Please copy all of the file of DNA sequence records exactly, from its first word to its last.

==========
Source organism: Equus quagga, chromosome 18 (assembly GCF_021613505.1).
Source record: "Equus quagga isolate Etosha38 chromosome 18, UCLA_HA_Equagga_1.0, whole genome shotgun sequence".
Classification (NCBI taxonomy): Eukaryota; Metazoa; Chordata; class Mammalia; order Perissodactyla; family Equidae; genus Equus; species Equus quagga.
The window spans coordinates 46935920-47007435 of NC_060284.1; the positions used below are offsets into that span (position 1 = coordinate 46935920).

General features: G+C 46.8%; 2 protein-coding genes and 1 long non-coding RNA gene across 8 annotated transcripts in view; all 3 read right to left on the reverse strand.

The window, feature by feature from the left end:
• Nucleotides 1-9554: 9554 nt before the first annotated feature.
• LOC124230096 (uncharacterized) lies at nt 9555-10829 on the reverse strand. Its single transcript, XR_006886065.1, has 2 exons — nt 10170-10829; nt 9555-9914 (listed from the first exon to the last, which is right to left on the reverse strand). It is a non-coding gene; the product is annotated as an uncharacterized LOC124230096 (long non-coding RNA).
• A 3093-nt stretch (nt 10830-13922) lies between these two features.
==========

Source organism: Equus quagga, chromosome 18 (assembly GCF_021613505.1).
Source record: "Equus quagga isolate Etosha38 chromosome 18, UCLA_HA_Equagga_1.0, whole genome shotgun sequence".
Classification (NCBI taxonomy): Eukaryota; Metazoa; Chordata; class Mammalia; order Perissodactyla; family Equidae; genus Equus; species Equus quagga.
The window spans coordinates 46935920-47007435 of NC_060284.1; the positions used below are offsets into that span (position 1 = coordinate 46935920).

General features: G+C 46.8%; 2 protein-coding genes and 1 long non-coding RNA gene across 8 annotated transcripts in view; all 3 read right to left on the reverse strand.

The window, feature by feature from the left end:
• Nucleotides 1-9554: 9554 nt before the first annotated feature.
• LOC124230096 (uncharacterized) lies at nt 9555-10829 on the reverse strand. Its single transcript, XR_006886065.1, has 2 exons — nt 10170-10829; nt 9555-9914 (listed from the first exon to the last, which is right to left on the reverse strand). It is a non-coding gene; the product is annotated as an uncharacterized LOC124230096 (long non-coding RNA).
• A 3093-nt stretch (nt 10830-13922) lies between these two features.